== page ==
Film Review: Like Father, Like Son

   Hirokazu Koreeda’s Palme d’Or nominated Like Father, Like Son highlights why the Japanese director is one of the most universally acclaimed of living film-makers. Emotive and profound in equal measures, the story of two sets of parents trying to come to terms with the realisation their six year old boys had been switched at birth, Like Father, Like Son builds slowly (and rather unexpectedly) to a climax which is likely to challenge even the most stoic of tear-ducts.

   Koreeda’s film stars Masaharu Fukuyama as Ryota, a modern man who seemingly has everything in his life in order. Handsome, sophisticated and an architect by trade, living in an expensive Tokyo apartment with his wife Midori, the one problem in his life is that his son Keita does not live up to his lofty standards. A shocking phone call from the hospital confirms a fear he had long held in the back of his mind – Keita is not his biological son; his child had been swapped with that of another couple at birth. The four parents must decide together what will happen to the children – can they, and do they, switch their children back? Or does parenthood go much deeper than bonds of blood?

   Rather than head down the obvious path of melodrama, Koreeda’s film turns introspective and the austere, languid pace of the film means the audience is allowed ample time to breathe in each decision the parents make and to ponder the ramifications of these actions before moving onto the next scene in a zen-like series of episodes. Along the way the audience is asked to consider what does it mean to be a parent and, observing Ryota’s bull-headed behaviour, what does it mean to be a man? Koreeda’s remarkable film shows the children to be much more resilient than the adults expect and, conversely, the men to be much less so than they show. Maybe Keita wasn’t the letdown after all and it was Ryota’s own lack of a paternal instinct which troubled him the most?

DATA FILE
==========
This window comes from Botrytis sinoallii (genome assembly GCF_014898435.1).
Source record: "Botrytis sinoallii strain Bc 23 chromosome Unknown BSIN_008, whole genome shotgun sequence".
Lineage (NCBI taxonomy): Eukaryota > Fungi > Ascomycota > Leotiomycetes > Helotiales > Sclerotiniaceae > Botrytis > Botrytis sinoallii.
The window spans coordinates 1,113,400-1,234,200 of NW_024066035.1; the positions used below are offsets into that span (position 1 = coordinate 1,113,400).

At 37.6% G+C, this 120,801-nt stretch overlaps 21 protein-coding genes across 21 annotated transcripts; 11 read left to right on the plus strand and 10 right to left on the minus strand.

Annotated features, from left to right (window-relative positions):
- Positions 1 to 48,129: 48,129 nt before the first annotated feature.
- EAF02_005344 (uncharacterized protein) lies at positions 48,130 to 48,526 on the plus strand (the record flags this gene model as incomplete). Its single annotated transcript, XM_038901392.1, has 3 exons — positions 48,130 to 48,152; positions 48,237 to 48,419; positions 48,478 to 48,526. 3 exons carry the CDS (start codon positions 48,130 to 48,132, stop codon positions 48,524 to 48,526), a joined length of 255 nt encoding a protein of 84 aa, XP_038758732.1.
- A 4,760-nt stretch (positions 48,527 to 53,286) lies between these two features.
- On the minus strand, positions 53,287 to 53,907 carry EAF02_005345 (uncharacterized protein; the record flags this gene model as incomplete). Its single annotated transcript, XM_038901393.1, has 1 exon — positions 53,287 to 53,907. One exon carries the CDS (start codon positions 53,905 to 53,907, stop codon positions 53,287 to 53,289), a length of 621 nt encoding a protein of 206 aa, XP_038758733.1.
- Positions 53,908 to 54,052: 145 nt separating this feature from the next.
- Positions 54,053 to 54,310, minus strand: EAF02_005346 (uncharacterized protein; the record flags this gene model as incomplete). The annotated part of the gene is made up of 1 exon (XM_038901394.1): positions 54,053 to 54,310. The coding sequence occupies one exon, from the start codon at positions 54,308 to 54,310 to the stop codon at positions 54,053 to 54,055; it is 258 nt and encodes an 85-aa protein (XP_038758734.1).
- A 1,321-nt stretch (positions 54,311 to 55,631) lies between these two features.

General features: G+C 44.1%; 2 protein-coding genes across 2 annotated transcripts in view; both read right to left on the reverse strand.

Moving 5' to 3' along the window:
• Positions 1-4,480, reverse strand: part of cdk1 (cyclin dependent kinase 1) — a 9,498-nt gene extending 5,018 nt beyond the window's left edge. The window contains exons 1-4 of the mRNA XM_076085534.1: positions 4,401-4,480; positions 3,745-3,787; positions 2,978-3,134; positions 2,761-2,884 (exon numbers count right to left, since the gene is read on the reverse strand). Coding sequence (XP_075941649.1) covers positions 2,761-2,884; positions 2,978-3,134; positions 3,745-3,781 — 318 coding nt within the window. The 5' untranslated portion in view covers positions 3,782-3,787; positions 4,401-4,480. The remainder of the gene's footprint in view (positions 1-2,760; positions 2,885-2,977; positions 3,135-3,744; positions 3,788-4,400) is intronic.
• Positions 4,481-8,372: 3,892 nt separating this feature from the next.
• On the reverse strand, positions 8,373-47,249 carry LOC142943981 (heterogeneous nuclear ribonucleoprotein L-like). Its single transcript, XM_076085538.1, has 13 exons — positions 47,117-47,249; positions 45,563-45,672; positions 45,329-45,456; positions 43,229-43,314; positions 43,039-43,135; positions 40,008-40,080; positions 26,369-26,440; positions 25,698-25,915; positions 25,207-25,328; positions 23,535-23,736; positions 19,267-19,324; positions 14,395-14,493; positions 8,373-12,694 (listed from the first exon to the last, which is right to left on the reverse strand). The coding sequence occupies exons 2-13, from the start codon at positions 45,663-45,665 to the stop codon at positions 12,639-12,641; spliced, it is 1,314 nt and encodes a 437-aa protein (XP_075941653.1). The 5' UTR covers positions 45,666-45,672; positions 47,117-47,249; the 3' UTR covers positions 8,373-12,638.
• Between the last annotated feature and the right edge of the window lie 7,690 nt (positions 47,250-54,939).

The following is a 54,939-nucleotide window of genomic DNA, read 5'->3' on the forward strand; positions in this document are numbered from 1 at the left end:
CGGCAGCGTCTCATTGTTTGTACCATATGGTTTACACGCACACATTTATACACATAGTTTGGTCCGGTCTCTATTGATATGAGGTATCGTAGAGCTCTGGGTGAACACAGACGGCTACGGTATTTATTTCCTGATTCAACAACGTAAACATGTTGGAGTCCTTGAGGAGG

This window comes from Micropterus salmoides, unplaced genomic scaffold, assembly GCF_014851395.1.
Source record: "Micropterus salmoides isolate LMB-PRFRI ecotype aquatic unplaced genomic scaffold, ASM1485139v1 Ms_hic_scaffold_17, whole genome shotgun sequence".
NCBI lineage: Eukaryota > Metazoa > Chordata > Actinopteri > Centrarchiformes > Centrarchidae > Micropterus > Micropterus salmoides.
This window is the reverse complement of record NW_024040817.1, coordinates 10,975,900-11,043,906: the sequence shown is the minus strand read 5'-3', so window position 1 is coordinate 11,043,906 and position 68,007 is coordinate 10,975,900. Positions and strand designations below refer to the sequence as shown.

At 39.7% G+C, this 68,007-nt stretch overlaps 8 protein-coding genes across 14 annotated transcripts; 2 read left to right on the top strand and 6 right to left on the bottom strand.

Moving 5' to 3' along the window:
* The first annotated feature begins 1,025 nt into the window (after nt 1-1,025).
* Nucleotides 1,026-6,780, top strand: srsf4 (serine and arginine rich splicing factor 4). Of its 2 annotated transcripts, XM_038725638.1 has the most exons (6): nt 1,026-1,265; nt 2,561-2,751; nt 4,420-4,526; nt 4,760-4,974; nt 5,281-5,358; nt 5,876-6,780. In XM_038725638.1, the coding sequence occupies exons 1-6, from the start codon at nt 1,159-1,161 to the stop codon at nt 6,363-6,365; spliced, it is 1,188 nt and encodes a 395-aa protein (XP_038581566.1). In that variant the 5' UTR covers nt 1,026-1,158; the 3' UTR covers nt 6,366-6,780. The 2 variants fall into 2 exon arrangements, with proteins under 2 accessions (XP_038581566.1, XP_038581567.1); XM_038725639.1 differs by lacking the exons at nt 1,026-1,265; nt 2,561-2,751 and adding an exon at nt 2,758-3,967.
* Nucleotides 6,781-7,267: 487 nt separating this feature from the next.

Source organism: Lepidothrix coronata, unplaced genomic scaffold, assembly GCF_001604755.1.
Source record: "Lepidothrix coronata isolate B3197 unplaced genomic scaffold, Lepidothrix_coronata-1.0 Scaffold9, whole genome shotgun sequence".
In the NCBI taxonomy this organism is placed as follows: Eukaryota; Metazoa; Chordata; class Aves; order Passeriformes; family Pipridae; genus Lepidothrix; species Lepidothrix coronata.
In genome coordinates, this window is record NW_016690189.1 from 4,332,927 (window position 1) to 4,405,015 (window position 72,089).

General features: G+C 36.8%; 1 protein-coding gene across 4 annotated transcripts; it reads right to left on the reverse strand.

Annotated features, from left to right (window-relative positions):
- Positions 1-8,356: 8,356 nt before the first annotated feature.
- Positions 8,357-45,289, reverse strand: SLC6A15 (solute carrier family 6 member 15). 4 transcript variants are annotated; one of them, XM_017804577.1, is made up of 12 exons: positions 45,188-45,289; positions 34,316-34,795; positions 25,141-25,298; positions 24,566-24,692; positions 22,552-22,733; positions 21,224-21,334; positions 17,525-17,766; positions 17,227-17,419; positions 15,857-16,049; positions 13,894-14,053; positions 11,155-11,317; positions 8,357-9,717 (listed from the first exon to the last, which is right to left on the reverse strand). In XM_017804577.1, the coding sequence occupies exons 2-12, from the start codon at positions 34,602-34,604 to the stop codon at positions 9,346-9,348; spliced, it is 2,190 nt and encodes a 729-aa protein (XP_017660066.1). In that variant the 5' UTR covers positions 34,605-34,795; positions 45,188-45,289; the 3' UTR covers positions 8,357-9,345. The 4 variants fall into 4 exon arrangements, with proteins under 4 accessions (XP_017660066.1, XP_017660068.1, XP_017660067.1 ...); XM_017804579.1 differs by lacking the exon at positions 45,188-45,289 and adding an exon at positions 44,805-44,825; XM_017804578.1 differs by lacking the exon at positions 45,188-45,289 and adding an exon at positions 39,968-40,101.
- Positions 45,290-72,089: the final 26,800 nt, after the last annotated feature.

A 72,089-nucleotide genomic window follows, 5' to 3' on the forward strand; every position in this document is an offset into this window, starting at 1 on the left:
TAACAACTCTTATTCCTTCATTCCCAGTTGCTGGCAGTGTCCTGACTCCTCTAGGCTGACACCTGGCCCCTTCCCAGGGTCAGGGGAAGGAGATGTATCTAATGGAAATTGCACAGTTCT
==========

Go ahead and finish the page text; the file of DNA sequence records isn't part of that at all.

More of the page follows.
Like Father, Like Son forensically examines Ryota, his unrelenting ambition and the effect this has on his family with a weightless, almost serene, grace. We’re never asked to judge what may be considered neglectful or selfish behaviour, but Koreeda simply invites us to try and understand what could drive a man to these behaviours. After the initial, potentially unanswerable question, of what to do in Ryota’s situation, Like Father, Like Son slowly begins to propose many more and, with each one, challenges us to challenge ourselves and our perceptions further and further. A touching and thought provoking humanist drama.

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